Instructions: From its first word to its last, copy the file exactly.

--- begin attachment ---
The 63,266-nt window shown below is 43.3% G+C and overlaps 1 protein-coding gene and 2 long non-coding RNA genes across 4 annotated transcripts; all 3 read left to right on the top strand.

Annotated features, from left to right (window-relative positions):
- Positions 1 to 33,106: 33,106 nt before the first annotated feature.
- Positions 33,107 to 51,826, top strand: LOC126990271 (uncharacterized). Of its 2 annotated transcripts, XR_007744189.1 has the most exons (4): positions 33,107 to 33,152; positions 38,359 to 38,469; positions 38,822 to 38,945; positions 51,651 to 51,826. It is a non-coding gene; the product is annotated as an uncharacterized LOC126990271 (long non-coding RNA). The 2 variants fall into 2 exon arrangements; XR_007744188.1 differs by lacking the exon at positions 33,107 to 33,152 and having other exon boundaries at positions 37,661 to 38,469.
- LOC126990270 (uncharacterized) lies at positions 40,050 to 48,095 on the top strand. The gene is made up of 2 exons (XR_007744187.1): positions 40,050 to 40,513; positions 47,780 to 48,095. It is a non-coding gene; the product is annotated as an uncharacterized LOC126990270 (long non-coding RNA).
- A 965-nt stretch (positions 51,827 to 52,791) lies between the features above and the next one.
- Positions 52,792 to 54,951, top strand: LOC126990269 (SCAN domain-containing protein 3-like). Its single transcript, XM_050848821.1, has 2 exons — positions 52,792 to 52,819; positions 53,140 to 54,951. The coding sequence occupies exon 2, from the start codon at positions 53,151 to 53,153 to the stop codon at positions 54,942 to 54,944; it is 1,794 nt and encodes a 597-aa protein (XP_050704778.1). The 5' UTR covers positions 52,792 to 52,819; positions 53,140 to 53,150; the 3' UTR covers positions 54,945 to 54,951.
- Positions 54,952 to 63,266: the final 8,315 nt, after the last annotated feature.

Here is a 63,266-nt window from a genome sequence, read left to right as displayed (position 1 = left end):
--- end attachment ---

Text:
The 63,266-nt window shown below is 43.3% G+C and overlaps 1 protein-coding gene and 2 long non-coding RNA genes across 4 annotated transcripts; all 3 read left to right on the top strand.

Annotated features, from left to right (window-relative positions):
- Positions 1 to 33,106: 33,106 nt before the first annotated feature.
- Positions 33,107 to 51,826, top strand: LOC126990271 (uncharacterized). Of its 2 annotated transcripts, XR_007744189.1 has the most exons (4): positions 33,107 to 33,152; positions 38,359 to 38,469; positions 38,822 to 38,945; positions 51,651 to 51,826. It is a non-coding gene; the product is annotated as an uncharacterized LOC126990271 (long non-coding RNA). The 2 variants fall into 2 exon arrangements; XR_007744188.1 differs by lacking the exon at positions 33,107 to 33,152 and having other exon boundaries at positions 37,661 to 38,469.
- LOC126990270 (uncharacterized) lies at positions 40,050 to 48,095 on the top strand. The gene is made up of 2 exons (XR_007744187.1): positions 40,050 to 40,513; positions 47,780 to 48,095. It is a non-coding gene; the product is annotated as an uncharacterized LOC126990270 (long non-coding RNA).
- A 965-nt stretch (positions 51,827 to 52,791) lies between the features above and the next one.
- Positions 52,792 to 54,951, top strand: LOC126990269 (SCAN domain-containing protein 3-like). Its single transcript, XM_050848821.1, has 2 exons — positions 52,792 to 52,819; positions 53,140 to 54,951. The coding sequence occupies exon 2, from the start codon at positions 53,151 to 53,153 to the stop codon at positions 54,942 to 54,944; it is 1,794 nt and encodes a 597-aa protein (XP_050704778.1). The 5' UTR covers positions 52,792 to 52,819; positions 53,140 to 53,150; the 3' UTR covers positions 54,945 to 54,951.
- Positions 54,952 to 63,266: the final 8,315 nt, after the last annotated feature.

Here is a 63,266-nt window from a genome sequence, read left to right as displayed (position 1 = left end):